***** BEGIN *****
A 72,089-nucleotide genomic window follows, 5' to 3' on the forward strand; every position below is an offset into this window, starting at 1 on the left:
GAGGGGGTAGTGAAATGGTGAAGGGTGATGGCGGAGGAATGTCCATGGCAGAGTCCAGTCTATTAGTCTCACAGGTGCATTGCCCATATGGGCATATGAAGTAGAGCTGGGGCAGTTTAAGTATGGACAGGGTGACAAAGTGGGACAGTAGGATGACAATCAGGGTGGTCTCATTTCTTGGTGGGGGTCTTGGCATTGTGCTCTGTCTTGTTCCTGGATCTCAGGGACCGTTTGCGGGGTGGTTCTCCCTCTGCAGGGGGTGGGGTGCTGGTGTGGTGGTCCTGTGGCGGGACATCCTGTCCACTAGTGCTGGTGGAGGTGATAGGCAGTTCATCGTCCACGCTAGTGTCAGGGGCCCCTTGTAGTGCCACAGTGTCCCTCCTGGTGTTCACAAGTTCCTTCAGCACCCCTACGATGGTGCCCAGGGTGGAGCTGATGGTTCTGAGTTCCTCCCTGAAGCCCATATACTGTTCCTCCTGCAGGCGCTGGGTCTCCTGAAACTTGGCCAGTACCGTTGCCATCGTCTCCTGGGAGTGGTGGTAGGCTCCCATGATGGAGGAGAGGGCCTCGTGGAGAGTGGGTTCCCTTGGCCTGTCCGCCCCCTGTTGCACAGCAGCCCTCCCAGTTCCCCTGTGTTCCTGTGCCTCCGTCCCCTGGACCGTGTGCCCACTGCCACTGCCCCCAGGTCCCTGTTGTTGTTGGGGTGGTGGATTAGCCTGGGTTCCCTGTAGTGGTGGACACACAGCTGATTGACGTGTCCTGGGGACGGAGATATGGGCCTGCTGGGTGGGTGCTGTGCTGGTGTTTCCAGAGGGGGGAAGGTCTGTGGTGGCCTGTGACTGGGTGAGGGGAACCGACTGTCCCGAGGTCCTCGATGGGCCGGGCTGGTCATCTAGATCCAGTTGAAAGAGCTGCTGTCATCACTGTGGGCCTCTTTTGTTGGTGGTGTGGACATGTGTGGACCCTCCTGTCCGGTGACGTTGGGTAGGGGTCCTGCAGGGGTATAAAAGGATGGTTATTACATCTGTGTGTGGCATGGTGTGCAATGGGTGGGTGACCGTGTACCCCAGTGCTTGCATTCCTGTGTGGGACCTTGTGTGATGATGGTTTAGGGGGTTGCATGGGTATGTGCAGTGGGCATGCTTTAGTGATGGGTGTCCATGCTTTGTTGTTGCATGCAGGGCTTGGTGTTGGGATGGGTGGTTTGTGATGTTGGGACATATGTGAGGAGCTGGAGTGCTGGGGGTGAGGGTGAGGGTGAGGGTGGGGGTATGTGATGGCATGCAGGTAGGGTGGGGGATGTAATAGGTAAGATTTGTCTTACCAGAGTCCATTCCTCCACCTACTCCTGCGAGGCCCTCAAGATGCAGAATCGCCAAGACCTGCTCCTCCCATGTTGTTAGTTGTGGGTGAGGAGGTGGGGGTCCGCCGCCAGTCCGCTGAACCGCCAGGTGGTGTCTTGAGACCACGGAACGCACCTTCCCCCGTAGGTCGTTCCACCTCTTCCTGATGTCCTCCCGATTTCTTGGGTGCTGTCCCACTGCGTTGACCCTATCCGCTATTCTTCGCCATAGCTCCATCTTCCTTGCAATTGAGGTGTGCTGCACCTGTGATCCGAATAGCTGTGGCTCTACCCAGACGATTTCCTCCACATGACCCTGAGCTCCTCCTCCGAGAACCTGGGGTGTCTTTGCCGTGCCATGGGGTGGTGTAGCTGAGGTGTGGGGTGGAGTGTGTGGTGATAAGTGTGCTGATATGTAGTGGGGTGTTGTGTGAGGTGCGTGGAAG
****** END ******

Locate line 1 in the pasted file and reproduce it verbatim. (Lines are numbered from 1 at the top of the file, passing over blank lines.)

A 72,089-nucleotide genomic window follows, 5' to 3' on the forward strand; every position below is an offset into this window, starting at 1 on the left: